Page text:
Jake Berry, minister for the northern powerhouse until 2020, who now chairs the Northern Research Group, a Tory backbench pressure group, has also called on both candidates to address the issue urgently.

He is backing Truss but pointed out that until the TV debate last week in Stoke-on-Trent, a post-industrial city on the border of the Midlands and northern England, little had been said about levelling up during the contest.

“I want to hear much more from the candidates about it, because I’m just really, really clear that those seats like Stoke and those other seats in the red wall, they’re not safe Conservative seats,” he told the Northern Agenda podcast. “They’re made up of people who lent us their votes in 2019 on a promise of delivery. If we fail to deliver, we shouldn’t really expect those people to go Conservative next time.”

Recent research by the think-tank IPPR North found the public spending gap between London and elsewhere has in fact grown further in the last three years, despite Johnson’s promise to change the way the UK Treasury makes decisions about where to invest.

Berry said that as a minister “most” of his job had been “battling with the Treasury to get them to buy into this agenda” and Truss, the frontrunner, has promised to change the finance ministry’s approach.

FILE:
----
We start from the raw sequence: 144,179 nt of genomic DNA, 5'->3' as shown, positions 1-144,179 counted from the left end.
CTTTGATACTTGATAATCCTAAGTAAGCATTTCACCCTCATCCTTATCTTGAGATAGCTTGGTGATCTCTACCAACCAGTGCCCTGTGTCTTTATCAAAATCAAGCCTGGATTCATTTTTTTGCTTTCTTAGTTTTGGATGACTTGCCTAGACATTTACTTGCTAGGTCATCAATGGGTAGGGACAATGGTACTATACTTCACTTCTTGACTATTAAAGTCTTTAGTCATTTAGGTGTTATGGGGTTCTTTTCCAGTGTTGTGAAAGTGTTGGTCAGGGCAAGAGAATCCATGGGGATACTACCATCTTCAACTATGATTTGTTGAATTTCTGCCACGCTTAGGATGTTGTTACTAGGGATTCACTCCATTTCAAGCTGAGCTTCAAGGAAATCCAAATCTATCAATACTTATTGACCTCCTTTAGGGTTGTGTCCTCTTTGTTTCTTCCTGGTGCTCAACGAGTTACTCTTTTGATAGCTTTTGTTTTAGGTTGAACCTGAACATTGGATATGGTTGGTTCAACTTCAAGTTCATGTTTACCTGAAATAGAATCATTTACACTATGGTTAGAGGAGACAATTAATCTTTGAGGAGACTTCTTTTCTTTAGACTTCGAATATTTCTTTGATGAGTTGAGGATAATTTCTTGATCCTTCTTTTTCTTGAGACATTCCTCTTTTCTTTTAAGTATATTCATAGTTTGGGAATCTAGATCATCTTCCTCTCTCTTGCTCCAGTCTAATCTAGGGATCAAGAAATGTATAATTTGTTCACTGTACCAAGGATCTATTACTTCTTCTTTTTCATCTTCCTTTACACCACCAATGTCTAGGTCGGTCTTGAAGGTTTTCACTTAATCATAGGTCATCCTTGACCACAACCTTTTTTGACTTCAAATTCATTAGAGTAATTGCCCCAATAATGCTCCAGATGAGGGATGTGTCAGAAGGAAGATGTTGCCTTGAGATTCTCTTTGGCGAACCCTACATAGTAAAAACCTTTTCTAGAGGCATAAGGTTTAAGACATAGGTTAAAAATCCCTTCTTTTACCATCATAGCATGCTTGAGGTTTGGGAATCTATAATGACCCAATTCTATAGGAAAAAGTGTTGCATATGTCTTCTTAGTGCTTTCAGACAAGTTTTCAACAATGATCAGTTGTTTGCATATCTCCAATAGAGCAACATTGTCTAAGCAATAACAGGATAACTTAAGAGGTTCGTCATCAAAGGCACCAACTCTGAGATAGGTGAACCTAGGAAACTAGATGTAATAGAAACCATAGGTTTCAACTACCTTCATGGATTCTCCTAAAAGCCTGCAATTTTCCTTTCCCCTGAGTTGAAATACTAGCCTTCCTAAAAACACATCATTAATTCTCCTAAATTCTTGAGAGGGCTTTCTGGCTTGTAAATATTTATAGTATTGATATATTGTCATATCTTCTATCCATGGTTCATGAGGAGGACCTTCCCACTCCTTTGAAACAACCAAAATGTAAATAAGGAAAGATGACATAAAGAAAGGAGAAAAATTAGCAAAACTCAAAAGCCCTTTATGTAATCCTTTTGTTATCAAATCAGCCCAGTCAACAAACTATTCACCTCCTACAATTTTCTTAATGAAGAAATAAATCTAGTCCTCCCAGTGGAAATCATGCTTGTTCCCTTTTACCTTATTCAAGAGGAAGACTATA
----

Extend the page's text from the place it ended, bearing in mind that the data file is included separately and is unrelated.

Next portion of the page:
Both candidates have also promised tax incentives to stimulate growth in the regions. Truss has said she would level up “in a Conservative way”, including through new low-tax zones with lower regulation, a policy she has called “full-fat freeports”. Sunak, an early advocate of freeports, wants to boost growth by offering tax breaks for investment and R&D.

Former levelling up minister Neil O’Brien, who quit shortly before Johnson resigned in July, refrained from criticising either candidate but said the levelling up policy was an essential element of any future prime minister’s economic agenda.

He agreed tax incentives would help drive regional growth but cautioned that they would need to be “really substantive to get major private sector firms to invest”. He said other changes were needed “from infrastructure to innovation investment.”

He added: “Countries that have more balanced growth geographically perform more strongly than the UK overall and it’s not hard to see why . . . If you’ve got parts of the country overheating with high house prices and crowded infrastructure, but also parts that are crying out for investment, you can clearly see the scope for a win-win.”

Pointing to the findings of the Public First poll, he added: “The striking thing for me is the degree of consensus, including among Conservative voters, in pushing on with levelling up.”

A spokesperson for Sunak’s campaign said the former chancellor “doesn’t just talk about levelling up, he does it”, pointing to a £4.6bn fund to revive struggling communities and the planned relocation of Treasury officials to the north-east of England.

The Truss campaign did not immediately respond to a request for comment.